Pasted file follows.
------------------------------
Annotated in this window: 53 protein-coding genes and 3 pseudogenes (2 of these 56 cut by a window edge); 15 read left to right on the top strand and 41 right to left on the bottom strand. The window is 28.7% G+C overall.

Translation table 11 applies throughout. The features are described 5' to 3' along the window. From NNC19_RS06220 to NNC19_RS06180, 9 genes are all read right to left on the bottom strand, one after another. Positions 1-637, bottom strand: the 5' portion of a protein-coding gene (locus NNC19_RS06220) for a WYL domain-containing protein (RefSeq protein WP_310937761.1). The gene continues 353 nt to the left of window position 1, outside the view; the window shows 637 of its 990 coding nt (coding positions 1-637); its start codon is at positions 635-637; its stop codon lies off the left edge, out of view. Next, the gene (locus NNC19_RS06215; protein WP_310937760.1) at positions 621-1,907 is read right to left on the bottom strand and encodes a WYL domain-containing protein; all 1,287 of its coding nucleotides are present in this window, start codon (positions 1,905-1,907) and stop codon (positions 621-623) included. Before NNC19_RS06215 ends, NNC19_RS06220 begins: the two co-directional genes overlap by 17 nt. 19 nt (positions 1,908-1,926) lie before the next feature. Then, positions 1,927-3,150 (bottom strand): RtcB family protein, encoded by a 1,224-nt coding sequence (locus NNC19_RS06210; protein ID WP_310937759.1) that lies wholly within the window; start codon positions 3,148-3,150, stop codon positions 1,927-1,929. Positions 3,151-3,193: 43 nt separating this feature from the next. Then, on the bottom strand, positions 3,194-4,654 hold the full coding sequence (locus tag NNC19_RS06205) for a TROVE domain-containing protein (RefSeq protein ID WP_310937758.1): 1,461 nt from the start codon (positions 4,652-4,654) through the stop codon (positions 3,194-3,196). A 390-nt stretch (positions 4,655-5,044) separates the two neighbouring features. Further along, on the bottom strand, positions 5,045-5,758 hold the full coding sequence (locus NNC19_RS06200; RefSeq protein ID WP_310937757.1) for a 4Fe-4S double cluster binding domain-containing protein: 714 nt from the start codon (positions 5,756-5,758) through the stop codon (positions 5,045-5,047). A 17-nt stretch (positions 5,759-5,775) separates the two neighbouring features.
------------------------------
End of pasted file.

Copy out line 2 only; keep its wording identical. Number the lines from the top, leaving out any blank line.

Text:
Translation table 11 applies throughout. The features are described 5' to 3' along the window. From NNC19_RS06220 to NNC19_RS06180, 9 genes are all read right to left on the bottom strand, one after another. Positions 1-637, bottom strand: the 5' portion of a protein-coding gene (locus NNC19_RS06220) for a WYL domain-containing protein (RefSeq protein WP_310937761.1). The gene continues 353 nt to the left of window position 1, outside the view; the window shows 637 of its 990 coding nt (coding positions 1-637); its start codon is at positions 635-637; its stop codon lies off the left edge, out of view. Next, the gene (locus NNC19_RS06215; protein WP_310937760.1) at positions 621-1,907 is read right to left on the bottom strand and encodes a WYL domain-containing protein; all 1,287 of its coding nucleotides are present in this window, start codon (positions 1,905-1,907) and stop codon (positions 621-623) included. Before NNC19_RS06215 ends, NNC19_RS06220 begins: the two co-directional genes overlap by 17 nt. 19 nt (positions 1,908-1,926) lie before the next feature. Then, positions 1,927-3,150 (bottom strand): RtcB family protein, encoded by a 1,224-nt coding sequence (locus NNC19_RS06210; protein ID WP_310937759.1) that lies wholly within the window; start codon positions 3,148-3,150, stop codon positions 1,927-1,929. Positions 3,151-3,193: 43 nt separating this feature from the next. Then, on the bottom strand, positions 3,194-4,654 hold the full coding sequence (locus tag NNC19_RS06205) for a TROVE domain-containing protein (RefSeq protein ID WP_310937758.1): 1,461 nt from the start codon (positions 4,652-4,654) through the stop codon (positions 3,194-3,196). A 390-nt stretch (positions 4,655-5,044) separates the two neighbouring features. Further along, on the bottom strand, positions 5,045-5,758 hold the full coding sequence (locus NNC19_RS06200; RefSeq protein ID WP_310937757.1) for a 4Fe-4S double cluster binding domain-containing protein: 714 nt from the start codon (positions 5,756-5,758) through the stop codon (positions 5,045-5,047). A 17-nt stretch (positions 5,759-5,775) separates the two neighbouring features.